Significant trends toward earlier winter/spring streamflow were evident in the data for all 11 streamgages where snowmelt has the greatest effect on streamflow. These 11 streamgages measure flow from northern and mountainous areas in Maine and New Hampshire. Data from three of the remaining 16 streamgages in the rest of New England also exhibited trends toward earlier winter/spring streamflow. Data from 4 of the 27 streamgages exhibited significant trends in the timing of fall/winter streamflow; these data also tended toward earlier streamflow.
Plots of the center-of-volume data indicate significant annual variability but also reveal more specific information about the trends. For example, the dates for the winter/spring streamflow at Piscataquis River in central Maine has varied by approximately 6 weeks over the period of record (fig. 2), however since about 1970, the date has tended to occur earlier in the year and now occurs about 2 weeks earlier than in 1970. Plots of moving-average trend lines for the 13 streamgages with the longest streamflow records also show similar, coherent patterns (fig. 3). While some trends toward increasing dates (later winter/spring streamflow) are evident at several streamgages prior to about 1970, far more substantial, consistent, and steeper trends toward decreasing dates (earlier streamflow) occur at the northern and mountainous stations after about 1970. Over the last 30 years, winter/spring streamflows have become earlier by 1 to 2 weeks in northern and mountainous areas of New England. Changes in the timing of flows in southern New England are not as consistent.
|Figure 2. Annual winter/spring center-of-volume dates for the Piscataquis River in central Maine, and a moving-average trend line through the dates.|
|Figure 3. Average winter/spring center-of-volume dates for the 13 HCDN streamgages in New England with the longest periods of record.|
While the cause of the earlier streamflow is not fully known, the year-to-year variability in the timing of winter/spring streamflow is strongly correlated to the year-to-year variability of March through April air temperatures and to a lesser extent, changes in January precipitation. Trends toward earlier streamflow in northern New England also are consistent with the findings of other studies of last-frost dates, lilac-bloom dates, lake-ice breakup dates, and spring air temperatures.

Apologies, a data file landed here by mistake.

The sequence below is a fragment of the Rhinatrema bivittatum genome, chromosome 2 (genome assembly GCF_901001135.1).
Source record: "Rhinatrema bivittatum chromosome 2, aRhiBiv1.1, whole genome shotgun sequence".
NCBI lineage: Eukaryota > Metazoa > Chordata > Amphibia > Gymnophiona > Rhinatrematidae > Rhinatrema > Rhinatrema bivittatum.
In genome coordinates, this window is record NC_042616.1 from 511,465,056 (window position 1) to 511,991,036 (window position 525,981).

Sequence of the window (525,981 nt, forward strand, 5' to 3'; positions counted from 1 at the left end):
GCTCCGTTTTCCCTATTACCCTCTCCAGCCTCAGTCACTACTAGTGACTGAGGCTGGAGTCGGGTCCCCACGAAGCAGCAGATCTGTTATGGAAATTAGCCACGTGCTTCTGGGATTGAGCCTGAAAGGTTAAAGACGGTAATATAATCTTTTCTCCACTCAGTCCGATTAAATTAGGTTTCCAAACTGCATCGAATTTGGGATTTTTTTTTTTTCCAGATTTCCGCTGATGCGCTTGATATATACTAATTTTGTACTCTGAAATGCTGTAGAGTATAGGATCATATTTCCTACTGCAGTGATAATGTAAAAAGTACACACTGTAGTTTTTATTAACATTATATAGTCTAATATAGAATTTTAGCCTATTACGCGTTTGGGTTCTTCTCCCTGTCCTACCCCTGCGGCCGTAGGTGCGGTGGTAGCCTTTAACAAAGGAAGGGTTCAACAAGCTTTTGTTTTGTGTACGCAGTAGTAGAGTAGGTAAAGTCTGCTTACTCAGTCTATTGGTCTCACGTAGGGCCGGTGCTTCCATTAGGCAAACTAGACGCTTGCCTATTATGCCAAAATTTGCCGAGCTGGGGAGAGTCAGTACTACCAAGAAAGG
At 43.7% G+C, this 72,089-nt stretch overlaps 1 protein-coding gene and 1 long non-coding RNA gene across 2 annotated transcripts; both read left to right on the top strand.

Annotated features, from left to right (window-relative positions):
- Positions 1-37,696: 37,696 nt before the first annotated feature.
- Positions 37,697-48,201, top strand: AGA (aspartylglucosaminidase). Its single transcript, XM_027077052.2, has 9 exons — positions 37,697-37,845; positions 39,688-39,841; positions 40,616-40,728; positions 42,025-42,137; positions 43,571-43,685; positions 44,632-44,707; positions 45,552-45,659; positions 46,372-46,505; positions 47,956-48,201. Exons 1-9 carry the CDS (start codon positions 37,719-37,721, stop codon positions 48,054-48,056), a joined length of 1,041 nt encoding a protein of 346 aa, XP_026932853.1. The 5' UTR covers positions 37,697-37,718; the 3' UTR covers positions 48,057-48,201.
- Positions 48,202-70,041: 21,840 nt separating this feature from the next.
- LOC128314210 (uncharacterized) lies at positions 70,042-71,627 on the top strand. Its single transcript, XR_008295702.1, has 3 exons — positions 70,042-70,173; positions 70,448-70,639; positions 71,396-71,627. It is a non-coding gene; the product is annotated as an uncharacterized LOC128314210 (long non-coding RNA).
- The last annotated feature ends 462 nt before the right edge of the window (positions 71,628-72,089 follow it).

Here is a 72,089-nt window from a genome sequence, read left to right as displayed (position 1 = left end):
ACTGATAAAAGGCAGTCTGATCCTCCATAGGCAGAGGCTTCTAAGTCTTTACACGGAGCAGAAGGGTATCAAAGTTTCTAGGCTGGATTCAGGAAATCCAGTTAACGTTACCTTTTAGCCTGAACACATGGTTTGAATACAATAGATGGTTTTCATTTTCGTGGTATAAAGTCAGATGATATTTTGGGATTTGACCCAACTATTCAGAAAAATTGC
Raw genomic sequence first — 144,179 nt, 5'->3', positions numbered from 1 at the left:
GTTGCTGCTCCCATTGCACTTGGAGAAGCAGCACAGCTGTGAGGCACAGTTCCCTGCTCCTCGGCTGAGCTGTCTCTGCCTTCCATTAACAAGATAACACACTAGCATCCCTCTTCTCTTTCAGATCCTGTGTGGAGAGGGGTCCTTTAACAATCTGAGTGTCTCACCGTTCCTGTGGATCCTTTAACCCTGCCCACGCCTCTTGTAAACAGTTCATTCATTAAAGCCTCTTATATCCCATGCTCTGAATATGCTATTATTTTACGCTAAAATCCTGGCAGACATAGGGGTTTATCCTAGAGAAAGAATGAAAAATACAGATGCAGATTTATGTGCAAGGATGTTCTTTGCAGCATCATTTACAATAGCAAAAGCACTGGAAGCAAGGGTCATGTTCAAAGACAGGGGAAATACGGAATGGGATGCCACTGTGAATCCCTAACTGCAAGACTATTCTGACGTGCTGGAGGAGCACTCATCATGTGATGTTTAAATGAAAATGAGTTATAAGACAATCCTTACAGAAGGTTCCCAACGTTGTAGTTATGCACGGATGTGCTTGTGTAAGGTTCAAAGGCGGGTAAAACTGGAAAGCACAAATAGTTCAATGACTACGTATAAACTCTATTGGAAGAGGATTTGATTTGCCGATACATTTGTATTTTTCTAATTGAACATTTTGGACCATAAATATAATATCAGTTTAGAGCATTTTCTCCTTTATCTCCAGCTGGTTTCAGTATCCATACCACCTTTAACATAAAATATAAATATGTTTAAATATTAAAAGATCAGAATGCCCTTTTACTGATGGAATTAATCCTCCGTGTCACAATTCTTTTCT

Changes in the timing of winter/spring streamflow in northern and mountainous parts of New England may have implications for some aquatic species and human activities. These changes may affect different life stages of aquatic organisms in streams and in coastal estuaries. Management of water-supply reservoirs may also need to adapt to changes in the arrival of spring snowmelt runoff. More research is needed to evaluate these changes. Both research and potential operational responses, however, will depend on the continued collection of streamflow data.
For additional information, contact:
Glenn A. Hodgkins
U.S. Geological Survey
196 Whitten Road
(207)622-8201 (ext. 121) or firstname.lastname@example.org
Robert W. Dudley
U.S. Geological Survey
196 Whitten Road
(207)622-8201 (ext. 115) or email@example.com
Hodgkins, G.A., Dudley, R.W., and Huntington, T.G., 2003, Changes in the timing of high river flows in New England over the 20th Century: Journal of Hydrology, Vol. 278, p. 244-252.
Slack, J.R., and Landwehr, J.M., 1992, Hydro-climatic data network (HCDN): A U.S. Geological Survey Streamflow data set for the United States for the study of climatic variations, 1874-1988: U.S. Geological Survey Open-File Report 92-129, Reston, Virginia.